With the SEC likely to adopt new climate disclosure rules within the next six months – and continued interest among investors in the topic – many companies are looking to improve their climate disclosures for the next proxy season. But what is the most effective way to go about that?
Consider this three-step process to help you get the most out of your disclosures:
Step 1 – Read what other companies are disclosing about climate: This is a natural first step to help spark ideas. It also helps as sort of a market check to ensure that your company has not fallen behind in terms of what is expected to be disclosed.
You will want to read climate disclosures both pulled from SEC filings and from outside that filing stream, looking at sustainability and ESG reports that are posted on corporate websites.
Which companies to review? Obviously, you will want to look at the disclosures for companies within your industry. But it’s also useful to go beyond your industry and see what disclosure leaders are doing. There might be nuggets there that will allow your company to shine within your industry if you decide to replicate them.
When reviewing these disclosures, you will want to be organized and catalogue what you see. This can be done in a variety of ways, from filling in a large spreadsheet to ordering types of disclosure in a laundry list. Experiment and see what works best for you.
Step 2 – Research what your major shareholders (and ESG rating agencies) are looking for in your climate disclosures: Your research into what your major shareholders (and ESG rating agencies) want should fall into three buckets. First, you should review the data about how – and where – they’ve pressured other companies about their disclosure.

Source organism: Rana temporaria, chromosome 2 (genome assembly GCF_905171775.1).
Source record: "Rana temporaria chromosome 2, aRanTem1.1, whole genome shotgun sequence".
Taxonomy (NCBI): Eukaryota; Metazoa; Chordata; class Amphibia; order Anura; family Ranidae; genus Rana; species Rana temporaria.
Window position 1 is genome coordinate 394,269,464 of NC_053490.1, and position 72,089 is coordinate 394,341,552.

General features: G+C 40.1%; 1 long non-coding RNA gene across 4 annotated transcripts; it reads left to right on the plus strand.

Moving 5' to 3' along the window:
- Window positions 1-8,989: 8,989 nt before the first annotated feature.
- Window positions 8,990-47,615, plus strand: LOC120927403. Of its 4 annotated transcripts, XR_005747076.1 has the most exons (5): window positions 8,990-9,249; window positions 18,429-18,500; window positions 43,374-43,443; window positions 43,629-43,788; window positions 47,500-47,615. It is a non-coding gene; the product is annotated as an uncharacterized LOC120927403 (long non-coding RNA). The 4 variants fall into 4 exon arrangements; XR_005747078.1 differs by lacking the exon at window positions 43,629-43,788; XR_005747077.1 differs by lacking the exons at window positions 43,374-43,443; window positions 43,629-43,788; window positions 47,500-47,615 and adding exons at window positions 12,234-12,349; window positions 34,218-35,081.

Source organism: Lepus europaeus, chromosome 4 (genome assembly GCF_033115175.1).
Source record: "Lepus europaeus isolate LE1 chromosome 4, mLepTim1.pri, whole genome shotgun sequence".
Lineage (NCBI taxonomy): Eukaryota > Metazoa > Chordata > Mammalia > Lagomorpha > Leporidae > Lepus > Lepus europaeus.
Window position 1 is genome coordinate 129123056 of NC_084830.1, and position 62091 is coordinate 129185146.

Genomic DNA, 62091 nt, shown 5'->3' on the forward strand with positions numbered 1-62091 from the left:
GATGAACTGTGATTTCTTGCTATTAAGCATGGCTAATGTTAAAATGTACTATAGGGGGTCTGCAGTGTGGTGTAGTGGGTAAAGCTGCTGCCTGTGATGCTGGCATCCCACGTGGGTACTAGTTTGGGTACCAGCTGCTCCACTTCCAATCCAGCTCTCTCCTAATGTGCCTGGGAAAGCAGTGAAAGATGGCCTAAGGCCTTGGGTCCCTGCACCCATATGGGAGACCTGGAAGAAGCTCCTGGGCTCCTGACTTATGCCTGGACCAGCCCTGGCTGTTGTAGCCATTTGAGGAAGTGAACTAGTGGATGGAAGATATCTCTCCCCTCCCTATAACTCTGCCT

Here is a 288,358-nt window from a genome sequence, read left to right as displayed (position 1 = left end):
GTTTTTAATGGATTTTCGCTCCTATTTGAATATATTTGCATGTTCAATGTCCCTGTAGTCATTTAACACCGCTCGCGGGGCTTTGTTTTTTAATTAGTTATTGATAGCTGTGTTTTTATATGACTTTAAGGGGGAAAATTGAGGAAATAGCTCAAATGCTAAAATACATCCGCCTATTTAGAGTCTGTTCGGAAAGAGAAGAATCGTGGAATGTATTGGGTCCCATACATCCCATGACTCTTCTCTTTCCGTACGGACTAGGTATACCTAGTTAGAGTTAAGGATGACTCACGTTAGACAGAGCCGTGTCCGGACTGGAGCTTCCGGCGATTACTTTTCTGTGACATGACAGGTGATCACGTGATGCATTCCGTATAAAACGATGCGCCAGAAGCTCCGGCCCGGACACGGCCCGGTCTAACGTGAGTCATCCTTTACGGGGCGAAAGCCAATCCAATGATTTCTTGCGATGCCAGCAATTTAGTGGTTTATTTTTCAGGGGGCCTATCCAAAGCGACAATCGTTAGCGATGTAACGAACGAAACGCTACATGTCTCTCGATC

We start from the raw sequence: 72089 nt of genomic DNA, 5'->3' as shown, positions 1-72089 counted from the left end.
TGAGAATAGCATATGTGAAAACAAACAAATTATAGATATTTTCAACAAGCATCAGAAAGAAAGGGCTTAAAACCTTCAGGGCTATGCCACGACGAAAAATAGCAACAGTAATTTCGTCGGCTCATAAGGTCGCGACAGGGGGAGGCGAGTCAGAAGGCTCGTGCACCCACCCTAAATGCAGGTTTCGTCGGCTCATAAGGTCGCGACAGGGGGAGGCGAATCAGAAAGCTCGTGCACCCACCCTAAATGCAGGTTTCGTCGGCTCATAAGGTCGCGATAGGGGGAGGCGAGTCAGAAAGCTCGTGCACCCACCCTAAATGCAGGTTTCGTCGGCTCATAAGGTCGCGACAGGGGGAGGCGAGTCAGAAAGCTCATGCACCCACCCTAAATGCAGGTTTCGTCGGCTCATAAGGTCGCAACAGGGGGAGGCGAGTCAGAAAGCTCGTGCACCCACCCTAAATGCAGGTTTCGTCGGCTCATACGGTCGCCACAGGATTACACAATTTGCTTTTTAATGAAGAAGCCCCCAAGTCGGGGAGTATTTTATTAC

Related to that is the second avenue, review the data about how major shareholders voted on environment-related shareholder proposals. Third, ask shareholders directly during engagement about ways in which they wish your company would improve its climate disclosure.
This is where we come in. We have the data you need to quickly conduct research to satisfy the first two buckets – and to help you get the most out of your shareholder engagement on this topic. You can leverage our team of experienced advisors along with our ZMH proprietary ESG database that includes ESG priorities for all the major investors out there.
Step 3 – Ensure that your climate disclosures are not misleading and that they are auditable: Potential liability is a real concern when it comes to climate disclosures, particularly when it comes to the extensive new SEC regulations that are on the verge of being adopted. There is not a lot of legal certainty backing up nascent disclosure standards – and there is a lot of data being pulled together for the first time that might not be as robust as traditional financial data. Reliance on third-party information is also a big liability risk.
Creating a set of sound disclosure and internal controls in this area is important so that any climate disclosures that are made public are not potentially misleading. An important part of these controls is the internal documentation of what information is being relied upon, where – and how – it was derived, and who vouches for its accuracy. For example, is it by the appropriate personnel within the company? And is that personnel willing to sign sub-certifications to support its accuracy?
How ZMH can help: We can help you to tackle this three-step process. ZMH offers a low cost, turn-key solution with an approach that focuses on:
- Mapping your company’s current ESG profile against the SEC’s baseline disclosure requirements to identify any potential gaps (our “Baseline Assessment”);
- Identifying what should be your company’s appropriate internal resources and expertise with the goal of addressing any gaps that are identified;
- Helping to develop your TCFD, Scope 1 and 2 and other disclosures to assist in meeting the SEC’s minimum expected disclosure requirement.
ZMH allows you to maximize the ROI on your ESG investment in resources, initiatives and disclosures. We help to:
- Provide data on investor priorities;
- Engage with investors on ESG topics;
- Perform materiality assessments;
- Assist the drafting process for TCFD and other framework reporting;
- Calculate Scope 1 and 2 emission footprints; and
- Formulate carbon reduction strategy and relevant climate policies.
Posted Date: 10-6-22